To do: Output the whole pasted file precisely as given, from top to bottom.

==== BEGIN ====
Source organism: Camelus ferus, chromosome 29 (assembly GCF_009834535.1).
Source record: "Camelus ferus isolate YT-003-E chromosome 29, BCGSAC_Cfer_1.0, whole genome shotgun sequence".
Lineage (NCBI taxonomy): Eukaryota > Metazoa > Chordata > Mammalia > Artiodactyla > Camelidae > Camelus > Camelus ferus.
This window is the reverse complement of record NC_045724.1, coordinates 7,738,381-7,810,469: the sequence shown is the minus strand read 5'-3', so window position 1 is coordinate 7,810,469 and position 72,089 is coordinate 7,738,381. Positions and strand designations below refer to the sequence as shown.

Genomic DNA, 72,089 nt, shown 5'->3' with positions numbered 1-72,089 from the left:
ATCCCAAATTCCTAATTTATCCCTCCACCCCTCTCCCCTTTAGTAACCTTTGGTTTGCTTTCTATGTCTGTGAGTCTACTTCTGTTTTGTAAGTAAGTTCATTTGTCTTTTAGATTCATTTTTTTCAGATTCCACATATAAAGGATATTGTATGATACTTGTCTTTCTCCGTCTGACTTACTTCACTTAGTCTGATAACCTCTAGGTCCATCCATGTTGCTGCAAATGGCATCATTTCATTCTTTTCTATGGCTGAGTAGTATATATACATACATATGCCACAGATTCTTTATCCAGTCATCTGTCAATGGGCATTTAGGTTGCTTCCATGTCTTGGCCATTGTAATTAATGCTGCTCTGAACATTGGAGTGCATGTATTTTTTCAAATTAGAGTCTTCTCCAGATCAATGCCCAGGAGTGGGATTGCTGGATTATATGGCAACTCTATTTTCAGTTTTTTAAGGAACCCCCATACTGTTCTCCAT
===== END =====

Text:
Source organism: Camelus ferus, chromosome 29 (assembly GCF_009834535.1).
Source record: "Camelus ferus isolate YT-003-E chromosome 29, BCGSAC_Cfer_1.0, whole genome shotgun sequence".
Lineage (NCBI taxonomy): Eukaryota > Metazoa > Chordata > Mammalia > Artiodactyla > Camelidae > Camelus > Camelus ferus.
This window is the reverse complement of record NC_045724.1, coordinates 7,738,381-7,810,469: the sequence shown is the minus strand read 5'-3', so window position 1 is coordinate 7,810,469 and position 72,089 is coordinate 7,738,381. Positions and strand designations below refer to the sequence as shown.

Genomic DNA, 72,089 nt, shown 5'->3' with positions numbered 1-72,089 from the left:
ATCCCAAATTCCTAATTTATCCCTCCACCCCTCTCCCCTTTAGTAACCTTTGGTTTGCTTTCTATGTCTGTGAGTCTACTTCTGTTTTGTAAGTAAGTTCATTTGTCTTTTAGATTCATTTTTTTCAGATTCCACATATAAAGGATATTGTATGATACTTGTCTTTCTCCGTCTGACTTACTTCACTTAGTCTGATAACCTCTAGGTCCATCCATGTTGCTGCAAATGGCATCATTTCATTCTTTTCTATGGCTGAGTAGTATATATACATACATATGCCACAGATTCTTTATCCAGTCATCTGTCAATGGGCATTTAGGTTGCTTCCATGTCTTGGCCATTGTAATTAATGCTGCTCTGAACATTGGAGTGCATGTATTTTTTCAAATTAGAGTCTTCTCCAGATCAATGCCCAGGAGTGGGATTGCTGGATTATATGGCAACTCTATTTTCAGTTTTTTAAGGAACCCCCATACTGTTCTCCAT